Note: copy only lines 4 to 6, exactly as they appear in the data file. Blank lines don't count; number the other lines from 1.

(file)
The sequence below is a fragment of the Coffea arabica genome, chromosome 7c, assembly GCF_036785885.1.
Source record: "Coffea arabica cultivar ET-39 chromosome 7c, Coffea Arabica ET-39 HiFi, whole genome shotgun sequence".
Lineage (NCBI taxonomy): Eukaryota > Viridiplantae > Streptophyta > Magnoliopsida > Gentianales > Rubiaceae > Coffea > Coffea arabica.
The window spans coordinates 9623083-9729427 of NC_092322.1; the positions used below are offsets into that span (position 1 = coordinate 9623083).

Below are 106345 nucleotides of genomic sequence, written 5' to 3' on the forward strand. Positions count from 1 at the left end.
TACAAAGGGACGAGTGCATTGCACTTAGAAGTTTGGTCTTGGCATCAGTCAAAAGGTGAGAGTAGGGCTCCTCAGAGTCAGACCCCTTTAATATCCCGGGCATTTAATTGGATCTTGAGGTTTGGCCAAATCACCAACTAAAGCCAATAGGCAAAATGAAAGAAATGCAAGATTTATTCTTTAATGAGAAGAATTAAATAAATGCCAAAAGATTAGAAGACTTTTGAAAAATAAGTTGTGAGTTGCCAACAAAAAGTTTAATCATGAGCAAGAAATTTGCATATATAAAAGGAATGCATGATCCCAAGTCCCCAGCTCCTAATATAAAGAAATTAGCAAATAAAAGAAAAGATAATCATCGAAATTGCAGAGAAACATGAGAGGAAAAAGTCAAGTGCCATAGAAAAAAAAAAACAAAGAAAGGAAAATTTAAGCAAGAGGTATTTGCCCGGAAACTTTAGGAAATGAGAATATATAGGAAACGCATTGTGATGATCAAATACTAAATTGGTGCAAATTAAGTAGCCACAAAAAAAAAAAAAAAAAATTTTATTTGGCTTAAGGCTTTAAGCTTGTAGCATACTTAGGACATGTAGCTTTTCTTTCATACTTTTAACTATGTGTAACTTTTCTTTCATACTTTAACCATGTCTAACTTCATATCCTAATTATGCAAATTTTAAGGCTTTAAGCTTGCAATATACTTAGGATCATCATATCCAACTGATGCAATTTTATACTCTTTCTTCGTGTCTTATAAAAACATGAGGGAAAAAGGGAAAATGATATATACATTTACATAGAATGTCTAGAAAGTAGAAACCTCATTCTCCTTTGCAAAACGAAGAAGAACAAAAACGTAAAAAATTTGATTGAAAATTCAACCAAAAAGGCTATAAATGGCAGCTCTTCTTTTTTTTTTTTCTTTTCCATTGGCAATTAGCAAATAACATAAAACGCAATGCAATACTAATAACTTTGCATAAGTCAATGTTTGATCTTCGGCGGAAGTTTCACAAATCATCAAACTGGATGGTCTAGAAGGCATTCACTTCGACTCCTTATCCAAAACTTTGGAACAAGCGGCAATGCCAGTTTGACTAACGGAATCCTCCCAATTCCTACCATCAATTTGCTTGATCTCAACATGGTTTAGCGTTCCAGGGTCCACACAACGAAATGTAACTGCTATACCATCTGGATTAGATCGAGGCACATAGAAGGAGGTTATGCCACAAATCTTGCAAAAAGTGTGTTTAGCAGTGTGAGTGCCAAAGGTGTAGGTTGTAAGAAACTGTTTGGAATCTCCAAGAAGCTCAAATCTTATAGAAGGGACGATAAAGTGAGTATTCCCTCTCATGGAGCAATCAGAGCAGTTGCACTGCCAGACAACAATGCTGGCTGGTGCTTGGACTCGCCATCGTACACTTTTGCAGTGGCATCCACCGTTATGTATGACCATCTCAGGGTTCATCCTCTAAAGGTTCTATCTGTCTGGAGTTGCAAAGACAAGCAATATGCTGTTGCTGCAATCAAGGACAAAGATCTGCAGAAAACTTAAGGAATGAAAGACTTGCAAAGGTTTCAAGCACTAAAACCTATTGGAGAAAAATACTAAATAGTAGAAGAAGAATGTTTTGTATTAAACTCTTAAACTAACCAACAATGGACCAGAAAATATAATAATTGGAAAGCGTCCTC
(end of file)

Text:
The window spans coordinates 9623083-9729427 of NC_092322.1; the positions used below are offsets into that span (position 1 = coordinate 9623083).

Below are 106345 nucleotides of genomic sequence, written 5' to 3' on the forward strand. Positions count from 1 at the left end.
TACAAAGGGACGAGTGCATTGCACTTAGAAGTTTGGTCTTGGCATCAGTCAAAAGGTGAGAGTAGGGCTCCTCAGAGTCAGACCCCTTTAATATCCCGGGCATTTAATTGGATCTTGAGGTTTGGCCAAATCACCAACTAAAGCCAATAGGCAAAATGAAAGAAATGCAAGATTTATTCTTTAATGAGAAGAATTAAATAAATGCCAAAAGATTAGAAGACTTTTGAAAAATAAGTTGTGAGTTGCCAACAAAAAGTTTAATCATGAGCAAGAAATTTGCATATATAAAAGGAATGCATGATCCCAAGTCCCCAGCTCCTAATATAAAGAAATTAGCAAATAAAAGAAAAGATAATCATCGAAATTGCAGAGAAACATGAGAGGAAAAAGTCAAGTGCCATAGAAAAAAAAAAACAAAGAAAGGAAAATTTAAGCAAGAGGTATTTGCCCGGAAACTTTAGGAAATGAGAATATATAGGAAACGCATTGTGATGATCAAATACTAAATTGGTGCAAATTAAGTAGCCACAAAAAAAAAAAAAAAAAATTTTATTTGGCTTAAGGCTTTAAGCTTGTAGCATACTTAGGACATGTAGCTTTTCTTTCATACTTTTAACTATGTGTAACTTTTCTTTCATACTTTAACCATGTCTAACTTCATATCCTAATTATGCAAATTTTAAGGCTTTAAGCTTGCAATATACTTAGGATCATCATATCCAACTGATGCAATTTTATACTCTTTCTTCGTGTCTTATAAAAACATGAGGGAAAAAGGGAAAATGATATATACATTTACATAGAATGTCTAGAAAGTAGAAACCTCATTCTCCTTTGCAAAACGAAGAAGAACAAAAACGTAAAAAATTTGATTGAAAATTCAACCAAAAAGGCTATAAATGGCAGCTCTTCTTTTTTTTTTTTCTTTTCCATTGGCAATTAGCAAATAACATAAAACGCAATGCAATACTAATAACTTTGCATAAGTCAATGTTTGATCTTCGGCGGAAGTTTCACAAATCATCAAACTGGATGGTCTAGAAGGCATTCACTTCGACTCCTTATCCAAAACTTTGGAACAAGCGGCAATGCCAGTTTGACTAACGGAATCCTCCCAATTCCTACCATCAATTTGCTTGATCTCAACATGGTTTAGCGTTCCAGGGTCCACACAACGAAATGTAACTGCTATACCATCTGGATTAGATCGAGGCACATAGAAGGAGGTTATGCCACAAATCTTGCAAAAAGTGTGTTTAGCAGTGTGAGTGCCAAAGGTGTAGGTTGTAAGAAACTGTTTGGAATCTCCAAGAAGCTCAAATCTTATAGAAGGGACGATAAAGTGAGTATTCCCTCTCATGGAGCAATCAGAGCAGTTGCACTGCCAGACAACAATGCTGGCTGGTGCTTGGACTCGCCATCGTACACTTTTGCAGTGGCATCCACCGTTATGTATGACCATCTCAGGGTTCATCCTCTAAAGGTTCTATCTGTCTGGAGTTGCAAAGACAAGCAATATGCTGTTGCTGCAATCAAGGACAAAGATCTGCAGAAAACTTAAGGAATGAAAGACTTGCAAAGGTTTCAAGCACTAAAACCTATTGGAGAAAAATACTAAATAGTAGAAGAAGAATGTTTTGTATTAAACTCTTAAACTAACCAACAATGGACCAGAAAATATAATAATTGGAAAGCGTCCTC